Can you believe we’re two months into 2015 and there’s just now an Urban Outfitters scandal? Shocking! But still not as shocking as the retailers latest tone deaf mistake. After already offending just about every community or group, unwilling to leave any population untouched by their vulgarity, the store is now selling a tapestry that affronts homosexual Holocaust captives.
The Anti-Defamation League (ADL), an organization fighting anti-Semitism, is urging the chain to remove a gray and white striped tapestry featuring a pink triangle. The group calls it “eerily reminiscent” of the badges male concentration camp prisoners were forced to wear to identify that they were gay.
“Whether intentional or not, this gray and white stripped pattern and pink triangle combination is deeply offensive and should not be mainstreamed into popular culture,” said Abraham H. Foxman, ADL National Director and a Holocaust survivor in a statement. “We urge Urban Outfitters to immediately remove the product eerily reminiscent of clothing forced upon the victims of the Holocaust from their stores and online.” The piece could not be found online, but the ADL said the image was taken at an outpost in Boulder, Colorado, and the product was being sold for $69 as part of the “Assembly Home” line. Yahoo Style has reached out to Urban Outfitters for comment but have yet to hear back.
Inmates of a Nazi concentration camp in 1945. Photo: Getty Images
While the pink triangle has since been reclaimed as a symbol for gay pride, it seems especially absent-minded of UO to screen print the sign on the striped pattern. The combination is undeniably evocative of Holocaust imagery — and the company should know better (learning from experience and all). It’s not just marginalized victims form World War II who are the targets of the store’s ignorance (and let’s just say it: stupidity). Last September, the fast fashion outlet offered a “washed soft and perfectly broken in” sweatshirt for the very low price of $129 — with blood splatters on it. The faux vintage item was an apparent homage to the Kent State protest, but was actually just gross. And the list of insults is endless: the shop has trivialized underage drinking, religion, eating disorders, Native Americans, etc.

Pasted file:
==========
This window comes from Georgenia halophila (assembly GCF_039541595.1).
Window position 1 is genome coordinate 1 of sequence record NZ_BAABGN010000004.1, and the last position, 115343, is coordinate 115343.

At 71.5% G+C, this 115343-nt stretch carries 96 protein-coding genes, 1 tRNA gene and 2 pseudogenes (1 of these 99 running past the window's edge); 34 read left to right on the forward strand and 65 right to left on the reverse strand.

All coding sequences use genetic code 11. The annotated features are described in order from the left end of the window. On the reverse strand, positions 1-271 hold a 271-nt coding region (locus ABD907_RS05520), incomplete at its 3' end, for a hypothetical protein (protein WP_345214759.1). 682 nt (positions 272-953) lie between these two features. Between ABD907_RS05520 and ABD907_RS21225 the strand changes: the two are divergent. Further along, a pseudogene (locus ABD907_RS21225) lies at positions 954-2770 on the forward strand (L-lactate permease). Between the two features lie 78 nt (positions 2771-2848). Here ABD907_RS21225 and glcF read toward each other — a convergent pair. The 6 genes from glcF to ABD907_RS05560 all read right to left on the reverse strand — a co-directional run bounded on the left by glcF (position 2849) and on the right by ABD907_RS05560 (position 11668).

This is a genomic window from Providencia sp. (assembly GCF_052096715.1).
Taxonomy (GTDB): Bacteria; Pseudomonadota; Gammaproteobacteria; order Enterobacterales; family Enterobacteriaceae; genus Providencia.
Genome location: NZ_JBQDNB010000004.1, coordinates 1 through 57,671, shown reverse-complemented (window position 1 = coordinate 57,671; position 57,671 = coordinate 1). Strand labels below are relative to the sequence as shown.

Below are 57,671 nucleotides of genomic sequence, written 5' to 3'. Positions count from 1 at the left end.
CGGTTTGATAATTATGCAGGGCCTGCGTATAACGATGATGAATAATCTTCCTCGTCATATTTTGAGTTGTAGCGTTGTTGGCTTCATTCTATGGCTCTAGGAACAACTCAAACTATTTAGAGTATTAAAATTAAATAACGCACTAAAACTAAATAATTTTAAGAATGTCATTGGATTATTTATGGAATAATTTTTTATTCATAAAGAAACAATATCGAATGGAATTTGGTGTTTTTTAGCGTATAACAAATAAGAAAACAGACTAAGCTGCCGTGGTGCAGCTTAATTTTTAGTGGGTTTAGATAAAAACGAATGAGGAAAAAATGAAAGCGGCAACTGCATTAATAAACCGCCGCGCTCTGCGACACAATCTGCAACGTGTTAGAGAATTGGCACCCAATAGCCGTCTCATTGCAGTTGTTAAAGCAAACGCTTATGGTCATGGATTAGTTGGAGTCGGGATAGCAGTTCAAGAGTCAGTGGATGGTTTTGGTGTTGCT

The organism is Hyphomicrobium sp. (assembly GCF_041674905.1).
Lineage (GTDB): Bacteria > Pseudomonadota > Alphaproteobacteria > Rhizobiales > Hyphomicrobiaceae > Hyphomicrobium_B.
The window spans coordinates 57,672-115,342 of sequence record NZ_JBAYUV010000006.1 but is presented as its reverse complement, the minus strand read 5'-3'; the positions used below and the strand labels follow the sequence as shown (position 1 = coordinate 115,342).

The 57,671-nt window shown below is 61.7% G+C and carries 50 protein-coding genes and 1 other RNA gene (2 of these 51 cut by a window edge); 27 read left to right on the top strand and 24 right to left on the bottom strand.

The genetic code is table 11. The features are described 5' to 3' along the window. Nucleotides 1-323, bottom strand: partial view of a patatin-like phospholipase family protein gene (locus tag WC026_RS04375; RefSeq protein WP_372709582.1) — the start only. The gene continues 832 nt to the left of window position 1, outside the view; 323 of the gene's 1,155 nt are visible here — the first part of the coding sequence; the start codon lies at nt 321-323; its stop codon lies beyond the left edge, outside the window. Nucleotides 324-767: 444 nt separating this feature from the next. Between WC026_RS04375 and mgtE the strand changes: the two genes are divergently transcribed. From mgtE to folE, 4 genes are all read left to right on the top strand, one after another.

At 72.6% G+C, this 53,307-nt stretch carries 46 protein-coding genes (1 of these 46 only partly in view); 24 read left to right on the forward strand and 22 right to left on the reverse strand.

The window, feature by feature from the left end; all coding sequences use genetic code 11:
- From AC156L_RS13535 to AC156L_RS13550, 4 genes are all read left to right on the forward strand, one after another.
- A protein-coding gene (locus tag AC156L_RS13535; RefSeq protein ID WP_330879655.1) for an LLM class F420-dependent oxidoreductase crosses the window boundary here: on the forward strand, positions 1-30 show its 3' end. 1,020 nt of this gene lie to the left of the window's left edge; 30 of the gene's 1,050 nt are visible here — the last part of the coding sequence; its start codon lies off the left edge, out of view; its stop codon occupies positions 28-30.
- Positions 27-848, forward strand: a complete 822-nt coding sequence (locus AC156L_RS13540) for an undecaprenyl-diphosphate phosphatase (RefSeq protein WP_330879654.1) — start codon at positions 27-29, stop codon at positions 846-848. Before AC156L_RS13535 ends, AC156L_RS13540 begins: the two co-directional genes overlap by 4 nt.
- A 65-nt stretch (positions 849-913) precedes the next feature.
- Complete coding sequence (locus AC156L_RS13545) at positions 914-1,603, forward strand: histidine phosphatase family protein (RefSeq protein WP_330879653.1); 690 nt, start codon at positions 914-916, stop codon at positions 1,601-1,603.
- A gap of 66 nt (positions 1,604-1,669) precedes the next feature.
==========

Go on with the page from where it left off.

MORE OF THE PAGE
Urban Outfitters’ recurring poor taste and continuous presence in the news cycle even has some suggesting that the company creates obnoxious items just to draw attention to the brand. “Obviously @UrbanOutfitters thinks controversy from Holocaust and Kent State massacre jokes is good marketing. You’re a pathetic company, UO,” @MotiontoStrike tweeted. Eric Meyers wrote: “Once is an accident, twice is a pattern. Four times….” And they have a point: how many people’s eyes do these products pass over before they make it to market? With solid sales numbers, their strategy seems to be working — if only the same success could be replicated without upsetting nearly the entire population.